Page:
Representing Families in Their Time of Need
Child custody and child access are two very important issues that arise in divorce proceedings or family law cases.
Both parents want to be involved in the lives of their children as much as possible, but that may be difficult once the parties have separated or divorced.
Taylor vs. Taylor defines the difference between legal custody and physical custody.
Legal child custody involves the decision-making process for long range matters such as health care, education, religious upbringing and other issue of a similar nature. These decisions will be made jointly, unless the court orders or the parties agree to sole legal custody.
Physical custody or child access involves where the children spend their time.
Taylor not only defines legal and physical custody, but also sets forth guidelines for the court to consider when custody of children is an issue. Those guidelines include:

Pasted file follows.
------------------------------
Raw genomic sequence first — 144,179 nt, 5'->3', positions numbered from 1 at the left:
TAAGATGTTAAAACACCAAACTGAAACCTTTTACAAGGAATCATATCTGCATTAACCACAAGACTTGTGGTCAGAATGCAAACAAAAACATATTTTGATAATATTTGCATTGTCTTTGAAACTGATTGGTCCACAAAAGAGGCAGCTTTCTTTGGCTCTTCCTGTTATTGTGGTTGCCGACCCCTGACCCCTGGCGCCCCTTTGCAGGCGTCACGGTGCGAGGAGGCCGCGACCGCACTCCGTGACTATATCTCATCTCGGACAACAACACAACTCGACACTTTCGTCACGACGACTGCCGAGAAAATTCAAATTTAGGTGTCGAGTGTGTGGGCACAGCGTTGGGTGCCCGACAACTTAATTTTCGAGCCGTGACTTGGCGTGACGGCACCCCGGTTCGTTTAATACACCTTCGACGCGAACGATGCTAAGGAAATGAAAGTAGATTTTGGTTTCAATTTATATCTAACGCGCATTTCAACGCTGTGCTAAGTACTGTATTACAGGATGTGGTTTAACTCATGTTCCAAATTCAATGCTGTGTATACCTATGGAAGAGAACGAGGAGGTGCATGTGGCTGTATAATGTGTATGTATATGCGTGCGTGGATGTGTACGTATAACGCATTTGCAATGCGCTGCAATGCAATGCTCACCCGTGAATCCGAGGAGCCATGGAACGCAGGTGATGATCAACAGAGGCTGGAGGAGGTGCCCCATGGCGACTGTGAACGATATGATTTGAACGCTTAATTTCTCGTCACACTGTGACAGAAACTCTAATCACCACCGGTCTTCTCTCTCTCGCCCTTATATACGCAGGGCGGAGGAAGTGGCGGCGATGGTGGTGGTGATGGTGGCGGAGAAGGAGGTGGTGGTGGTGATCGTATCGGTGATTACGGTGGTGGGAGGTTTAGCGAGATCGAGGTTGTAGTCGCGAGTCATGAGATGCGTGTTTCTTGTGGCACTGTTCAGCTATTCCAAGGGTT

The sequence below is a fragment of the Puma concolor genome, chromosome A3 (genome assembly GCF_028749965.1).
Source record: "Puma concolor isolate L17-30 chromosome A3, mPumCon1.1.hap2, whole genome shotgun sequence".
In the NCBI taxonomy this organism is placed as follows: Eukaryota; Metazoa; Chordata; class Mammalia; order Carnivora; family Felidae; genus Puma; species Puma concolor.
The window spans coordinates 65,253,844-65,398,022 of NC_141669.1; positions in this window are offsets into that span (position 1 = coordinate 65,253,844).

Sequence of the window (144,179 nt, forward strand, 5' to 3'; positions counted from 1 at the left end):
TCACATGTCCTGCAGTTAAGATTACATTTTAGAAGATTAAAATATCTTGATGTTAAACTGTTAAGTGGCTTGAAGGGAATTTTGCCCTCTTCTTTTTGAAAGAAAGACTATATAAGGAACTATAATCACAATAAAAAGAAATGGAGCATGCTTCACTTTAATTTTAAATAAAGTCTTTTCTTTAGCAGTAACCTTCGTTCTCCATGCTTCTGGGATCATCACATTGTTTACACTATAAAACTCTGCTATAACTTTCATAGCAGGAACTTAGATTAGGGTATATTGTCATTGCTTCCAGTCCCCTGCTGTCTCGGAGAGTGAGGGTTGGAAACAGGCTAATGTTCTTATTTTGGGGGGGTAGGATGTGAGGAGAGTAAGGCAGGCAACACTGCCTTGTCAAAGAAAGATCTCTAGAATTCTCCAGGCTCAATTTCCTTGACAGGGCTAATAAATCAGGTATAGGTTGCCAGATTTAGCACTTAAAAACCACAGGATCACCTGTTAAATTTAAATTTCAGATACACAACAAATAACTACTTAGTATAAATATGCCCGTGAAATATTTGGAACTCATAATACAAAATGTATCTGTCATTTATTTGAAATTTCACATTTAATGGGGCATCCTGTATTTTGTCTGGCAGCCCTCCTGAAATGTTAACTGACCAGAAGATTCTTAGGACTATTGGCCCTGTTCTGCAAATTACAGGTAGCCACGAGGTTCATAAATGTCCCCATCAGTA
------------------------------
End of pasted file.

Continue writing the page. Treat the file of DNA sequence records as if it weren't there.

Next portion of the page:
- The ability of the parents to communicate with each other
- The ability of the parents to reach joint decisions
- The benefit to the children
- The willingness of each parent to share legal custody and/or physical custody
- The fitness of each parent
- The geographical location of the parties to each other and other considerations.
The ultimate test in all custody cases is what is in the best interests of the child or children. The application of this test to the facts of each individual case is often difficult.
There are many important ways of presenting the necessary testimony to the court in the child custody or child access cases. Preparation is the key and preparation is what we excel at.
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